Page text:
3 lessons which taught me why traditional OD is not appropriate in non Western and global organizations

As I mentioned in a previous post, I came from a very traditional Organization Development background. Over the years, I became convinced that OD`s western ethnocentric bias negatively impacts its effectiveness in a non western and global organizational configuration.

The `wake up call`I got about traditional OD was not gradual. Three events really shook me up, accelerating my thought process about  the need for a global version of OD.

I shall share them with you in this post.

1) In a group discussion with security personnel in the Mid East, I ask a question. The participants clarified  among themselves (in Arabic, which I speak) who is the oldest participant. He answered my question first; all other participants aligned with what he said.

2) In  Beijing, I ask a question and the managing director gives an inaccurate answer. I then solicit other answers, which are better than the answer that the MD gave me. I congratulate the person who gave me the `best“ answer. I lost the MD`s trust for a long time.

3) I facilitated a “lessons learned“  between Dutch management and Japanese customer service folks about a major crash at a client site. The level of emotion was very high, since a lot of business had been lost because of this incident. I laid out `ground rules“ for the discussion which included: No Defensive Behaviour. Once I showed that bullet, the Japanese did not trust me.

A facilitator with a global orientation will ask less questions because of the complexity inserted by honorific based issues; furthermore, the consultant will accept that only via a lot of defensive and opaque communication can issues be ferreted out.

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13 thoughts on “3 lessons which taught me why traditional OD is not appropriate in non Western and global organizations

  1. An incredibly rich insight from Allon. He so clearly articulates reality.

    I am going to help Allon spread his wisdom to the world of organization change and development, after all I am one of the few living original 100 change agents. Who else do you know who has been doing organization development on a daily basis since 1962. My teacher, Argyris did but now he has left this life.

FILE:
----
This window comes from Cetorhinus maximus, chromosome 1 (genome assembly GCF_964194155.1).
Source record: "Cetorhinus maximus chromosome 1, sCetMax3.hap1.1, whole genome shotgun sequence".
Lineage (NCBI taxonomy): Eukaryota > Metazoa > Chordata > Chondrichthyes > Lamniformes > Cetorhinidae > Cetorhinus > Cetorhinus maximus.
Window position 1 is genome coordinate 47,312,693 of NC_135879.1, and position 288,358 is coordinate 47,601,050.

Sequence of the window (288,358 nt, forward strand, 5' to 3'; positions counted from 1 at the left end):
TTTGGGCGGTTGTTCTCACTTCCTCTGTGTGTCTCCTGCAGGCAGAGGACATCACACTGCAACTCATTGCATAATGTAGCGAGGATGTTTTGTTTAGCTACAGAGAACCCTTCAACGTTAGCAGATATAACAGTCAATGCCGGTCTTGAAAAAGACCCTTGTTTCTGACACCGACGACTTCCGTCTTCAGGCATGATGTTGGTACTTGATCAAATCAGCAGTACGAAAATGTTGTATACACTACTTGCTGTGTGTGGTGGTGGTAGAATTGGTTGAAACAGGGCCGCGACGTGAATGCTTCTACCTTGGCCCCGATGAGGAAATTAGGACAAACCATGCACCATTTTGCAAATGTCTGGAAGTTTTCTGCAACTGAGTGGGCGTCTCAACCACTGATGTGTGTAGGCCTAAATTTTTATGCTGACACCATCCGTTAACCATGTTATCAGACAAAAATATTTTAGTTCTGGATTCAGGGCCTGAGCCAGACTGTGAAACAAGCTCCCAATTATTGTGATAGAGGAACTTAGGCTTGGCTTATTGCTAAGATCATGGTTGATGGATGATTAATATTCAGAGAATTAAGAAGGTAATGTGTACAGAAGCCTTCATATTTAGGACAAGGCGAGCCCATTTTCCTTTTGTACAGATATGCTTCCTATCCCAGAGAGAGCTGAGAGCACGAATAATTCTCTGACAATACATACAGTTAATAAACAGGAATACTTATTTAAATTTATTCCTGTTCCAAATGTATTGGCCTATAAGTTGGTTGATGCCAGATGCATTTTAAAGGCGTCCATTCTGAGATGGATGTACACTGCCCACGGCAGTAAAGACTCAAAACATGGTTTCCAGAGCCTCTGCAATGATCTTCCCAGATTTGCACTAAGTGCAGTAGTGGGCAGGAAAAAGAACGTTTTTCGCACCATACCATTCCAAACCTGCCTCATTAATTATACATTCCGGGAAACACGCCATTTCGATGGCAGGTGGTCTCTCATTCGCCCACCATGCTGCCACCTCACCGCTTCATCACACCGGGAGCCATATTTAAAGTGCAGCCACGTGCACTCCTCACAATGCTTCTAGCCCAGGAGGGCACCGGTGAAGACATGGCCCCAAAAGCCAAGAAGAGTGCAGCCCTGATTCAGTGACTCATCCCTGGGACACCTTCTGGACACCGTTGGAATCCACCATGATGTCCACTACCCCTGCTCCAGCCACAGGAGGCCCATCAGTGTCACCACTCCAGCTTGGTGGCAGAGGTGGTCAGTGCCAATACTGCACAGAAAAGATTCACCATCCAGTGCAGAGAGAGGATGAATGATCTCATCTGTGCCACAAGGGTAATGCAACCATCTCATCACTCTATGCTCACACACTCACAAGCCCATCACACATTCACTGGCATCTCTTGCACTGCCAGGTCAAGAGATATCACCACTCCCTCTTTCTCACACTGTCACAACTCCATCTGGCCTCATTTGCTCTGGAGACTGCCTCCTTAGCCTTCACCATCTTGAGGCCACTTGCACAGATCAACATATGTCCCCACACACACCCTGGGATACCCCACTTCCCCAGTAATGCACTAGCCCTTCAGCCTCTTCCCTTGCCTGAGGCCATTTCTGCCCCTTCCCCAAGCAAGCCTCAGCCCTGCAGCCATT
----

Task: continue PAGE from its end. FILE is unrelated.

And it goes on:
• Roland and Allon:
      Please join the International Society for Organization Development and Change this July in Amsterdam where we will be hosted by Fons Trompenaars and his staff for our third conference off the shores of the USA. A pre-conference workshop will focus on cultural competencies which our organization began to explore more last December in Hawaii with our Polynesian members. Many of our members and friends from various African countries as well as Europe and the USA will be joining us in Amsterdam in July. I would love to welcome you to the conference to help us explore and learn together. Check http://www.isodc.org for registration information. Hope you will join us there. Lena

  2. Your observations are perfectly correct. Unfortunately most Western organisations do not have sufficiently exposed leadership management to understand your experience and seek effective ways to managing cross culturally. Consequently non- third-world staff are emotionally, psychologically troubled by their decisions and actions. Suffice to say that the most successful of personnel of global Western organisations in the third world are those with significant western education and or inclinations – certainly not those that champion local adaptations of OD

  3. I think what you are highlighting here is the danger of any personal bias as a facilitator. For example when we as facilitators lay out “our” ground rules rather than eliciting them from a group, we run into trouble in new cultural contexts.